Helpful Gardening Tips
We ship all plants usps priority mail. They arrive to most locations within 2-3 days. We package all plants to retain moisture to up to 10 days in transit. All plants ships from our warehouses in Tennessee. All plants are grown and shipped from out Altamont (zip) 37301 location. We do drop ship for re-sellers also for those wanting to resell our plants.
How We Protect Your Plants For Transit
All plants are dug and immediately taken to our warehouse and tera-sorb moisture retention gel is applied to the roots and then wrapped in plastic to retain superior moisture for transit. They are placed in corogated cardboard shipping boxes for protection when shipped
Upon Receipt Of Your Plants
Upon receipt of your plants, unpack and unwrap the roots and mist with water. Plant within 24-48 hours. If you can not plant within this time frame, put your plants in a cool location (ex- basement, garage or cellar) and water the roots daily. Cover them back up with the plastic so they will not dry out until you can plant them. After planted, water every evening after the sun goes down for 5 days.
|Ships Year Round|
Hardy Planting Zone: Zones 3-9
Bloom Season: Summer
Bloom Color: Green
Height at Maturity: 6-12 inches
Soil Type Preferred: Well-drained, moist, sandy
Sun or Shade: Sun to partial shade
Carex texensis, more commonly known as Texas sedge, is a perennial weeping sedge native to the Central and Eastern United States.
It’s primarily sought after due to its similarity to turfgrass but is much easier to maintain. Texas sedge is often chosen as a plant covering for areas that are too shady or too dry for grasses to grow. Due to its ability to withstand unfavorable conditions, Texas sedge is used for landscape naturalization and restoration.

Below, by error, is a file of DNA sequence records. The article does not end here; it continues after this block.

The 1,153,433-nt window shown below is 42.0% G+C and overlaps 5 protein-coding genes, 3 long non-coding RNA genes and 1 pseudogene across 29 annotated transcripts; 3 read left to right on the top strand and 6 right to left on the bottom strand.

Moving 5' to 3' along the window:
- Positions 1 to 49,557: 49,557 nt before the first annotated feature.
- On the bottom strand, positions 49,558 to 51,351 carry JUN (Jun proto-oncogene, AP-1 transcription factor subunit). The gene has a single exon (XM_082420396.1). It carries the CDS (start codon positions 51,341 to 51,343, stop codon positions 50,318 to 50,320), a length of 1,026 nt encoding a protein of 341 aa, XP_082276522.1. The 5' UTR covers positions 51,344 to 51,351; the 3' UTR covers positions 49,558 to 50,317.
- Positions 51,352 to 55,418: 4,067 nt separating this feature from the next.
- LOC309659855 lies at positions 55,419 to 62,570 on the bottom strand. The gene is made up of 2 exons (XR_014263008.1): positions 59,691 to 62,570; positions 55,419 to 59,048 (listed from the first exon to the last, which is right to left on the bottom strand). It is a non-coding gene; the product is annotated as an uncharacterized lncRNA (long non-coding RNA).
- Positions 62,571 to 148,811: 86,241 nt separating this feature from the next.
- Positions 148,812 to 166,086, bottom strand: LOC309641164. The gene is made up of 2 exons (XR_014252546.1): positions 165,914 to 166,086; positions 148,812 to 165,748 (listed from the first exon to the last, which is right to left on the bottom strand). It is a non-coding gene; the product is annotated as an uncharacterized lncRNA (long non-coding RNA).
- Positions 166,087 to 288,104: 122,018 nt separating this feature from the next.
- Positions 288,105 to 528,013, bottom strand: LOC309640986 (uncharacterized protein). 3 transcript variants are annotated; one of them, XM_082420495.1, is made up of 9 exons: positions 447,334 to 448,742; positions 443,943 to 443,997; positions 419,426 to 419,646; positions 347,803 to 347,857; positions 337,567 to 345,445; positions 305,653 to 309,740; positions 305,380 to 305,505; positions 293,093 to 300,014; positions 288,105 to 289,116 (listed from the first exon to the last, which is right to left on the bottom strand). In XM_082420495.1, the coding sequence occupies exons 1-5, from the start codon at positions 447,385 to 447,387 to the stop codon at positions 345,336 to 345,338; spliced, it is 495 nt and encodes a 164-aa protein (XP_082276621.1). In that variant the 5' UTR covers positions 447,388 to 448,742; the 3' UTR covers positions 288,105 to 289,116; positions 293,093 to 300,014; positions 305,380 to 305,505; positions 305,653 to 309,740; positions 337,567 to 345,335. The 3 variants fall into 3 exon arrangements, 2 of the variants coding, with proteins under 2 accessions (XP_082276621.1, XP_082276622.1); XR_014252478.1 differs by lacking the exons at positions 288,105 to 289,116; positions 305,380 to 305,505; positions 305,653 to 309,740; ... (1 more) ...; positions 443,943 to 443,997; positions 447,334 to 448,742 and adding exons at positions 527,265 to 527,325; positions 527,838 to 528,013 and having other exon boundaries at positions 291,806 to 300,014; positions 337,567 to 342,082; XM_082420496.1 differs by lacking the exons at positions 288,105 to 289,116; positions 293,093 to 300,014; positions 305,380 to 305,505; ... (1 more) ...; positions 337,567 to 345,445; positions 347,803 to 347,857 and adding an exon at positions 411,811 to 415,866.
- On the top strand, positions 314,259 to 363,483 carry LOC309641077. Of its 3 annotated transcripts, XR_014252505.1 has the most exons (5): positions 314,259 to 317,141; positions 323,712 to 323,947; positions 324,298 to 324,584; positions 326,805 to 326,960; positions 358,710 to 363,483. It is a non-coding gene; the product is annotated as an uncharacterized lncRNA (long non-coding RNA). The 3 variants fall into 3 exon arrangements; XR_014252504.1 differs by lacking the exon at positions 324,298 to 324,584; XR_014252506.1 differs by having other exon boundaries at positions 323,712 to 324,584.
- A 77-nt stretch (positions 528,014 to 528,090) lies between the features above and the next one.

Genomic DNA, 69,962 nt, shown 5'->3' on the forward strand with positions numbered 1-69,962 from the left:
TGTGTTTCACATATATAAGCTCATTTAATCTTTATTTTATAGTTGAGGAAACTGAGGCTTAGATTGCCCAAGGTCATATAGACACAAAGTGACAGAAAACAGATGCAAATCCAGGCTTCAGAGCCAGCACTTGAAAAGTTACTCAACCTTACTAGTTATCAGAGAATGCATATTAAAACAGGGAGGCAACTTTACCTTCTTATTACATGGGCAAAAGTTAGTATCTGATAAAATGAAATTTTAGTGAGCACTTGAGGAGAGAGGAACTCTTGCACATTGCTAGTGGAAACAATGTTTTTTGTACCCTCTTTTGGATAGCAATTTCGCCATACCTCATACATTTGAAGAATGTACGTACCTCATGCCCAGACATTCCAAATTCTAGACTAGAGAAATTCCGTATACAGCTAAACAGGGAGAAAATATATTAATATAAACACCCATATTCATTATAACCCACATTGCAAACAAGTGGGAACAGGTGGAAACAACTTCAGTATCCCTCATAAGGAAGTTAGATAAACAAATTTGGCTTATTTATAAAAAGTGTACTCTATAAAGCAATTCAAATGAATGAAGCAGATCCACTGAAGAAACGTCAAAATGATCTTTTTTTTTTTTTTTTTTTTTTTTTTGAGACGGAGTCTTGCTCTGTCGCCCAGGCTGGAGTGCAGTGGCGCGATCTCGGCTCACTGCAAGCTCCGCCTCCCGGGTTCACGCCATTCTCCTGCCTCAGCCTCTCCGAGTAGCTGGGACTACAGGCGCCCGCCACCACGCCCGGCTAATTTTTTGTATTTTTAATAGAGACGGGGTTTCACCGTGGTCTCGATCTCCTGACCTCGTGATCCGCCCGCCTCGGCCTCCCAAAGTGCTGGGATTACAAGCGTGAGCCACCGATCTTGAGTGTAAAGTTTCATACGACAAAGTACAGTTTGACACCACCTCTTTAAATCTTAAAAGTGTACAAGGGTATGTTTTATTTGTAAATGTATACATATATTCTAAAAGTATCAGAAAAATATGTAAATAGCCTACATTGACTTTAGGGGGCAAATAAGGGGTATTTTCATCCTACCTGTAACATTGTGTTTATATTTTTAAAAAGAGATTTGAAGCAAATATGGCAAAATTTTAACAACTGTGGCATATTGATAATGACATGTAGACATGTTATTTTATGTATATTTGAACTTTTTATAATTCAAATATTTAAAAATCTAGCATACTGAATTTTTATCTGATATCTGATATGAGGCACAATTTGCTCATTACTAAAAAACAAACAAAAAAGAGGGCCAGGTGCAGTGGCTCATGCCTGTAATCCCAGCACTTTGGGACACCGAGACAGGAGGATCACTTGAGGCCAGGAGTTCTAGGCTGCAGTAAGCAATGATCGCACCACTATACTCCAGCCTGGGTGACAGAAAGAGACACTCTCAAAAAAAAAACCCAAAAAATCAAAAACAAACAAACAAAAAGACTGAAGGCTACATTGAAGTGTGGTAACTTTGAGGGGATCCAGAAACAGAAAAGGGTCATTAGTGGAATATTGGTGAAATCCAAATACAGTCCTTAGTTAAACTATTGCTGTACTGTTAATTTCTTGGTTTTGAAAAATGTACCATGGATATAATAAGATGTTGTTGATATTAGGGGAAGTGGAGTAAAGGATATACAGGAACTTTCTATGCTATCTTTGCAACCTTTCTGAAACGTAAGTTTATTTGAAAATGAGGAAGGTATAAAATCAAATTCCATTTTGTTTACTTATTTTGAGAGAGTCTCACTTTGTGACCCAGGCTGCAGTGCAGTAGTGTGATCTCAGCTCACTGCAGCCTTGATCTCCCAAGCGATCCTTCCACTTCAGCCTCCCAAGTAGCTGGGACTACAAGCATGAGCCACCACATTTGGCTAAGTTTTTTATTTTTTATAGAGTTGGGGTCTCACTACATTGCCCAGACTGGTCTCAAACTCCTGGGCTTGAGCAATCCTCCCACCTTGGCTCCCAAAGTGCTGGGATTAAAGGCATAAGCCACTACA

Texas sedge grows several inches before it begins to weep. During the early summer, tiny spikelets containing the plant’s flowers begin to bloom, first green, but then later switching to a brown color as the months go by.
Texas sedge is remarkably easy to care for. It rarely, if ever, requires any dedicated watering, and while it’s possible to mow it several times per year, it’s not necessary to do so.
Some spacing between sedge plants is needed (usually 6 inches), but a lot of care about how they’re distributed isn’t required. Texas sedge is also quite good at withstanding at least some foot traffic, which is why it’s common for it to be placed in between stepping stones or along footpaths. It’s also considered to be unpalatable to deer and is generally pest-resistant.
Texas sedge thrives best in semi-woody areas with sandy soil and typically does well alongside other sedge-like plants. The intense green color is best achieved by placing it in a partially shaded area, although it can still grow in full sun and easily moved from one place to another without much of an issue.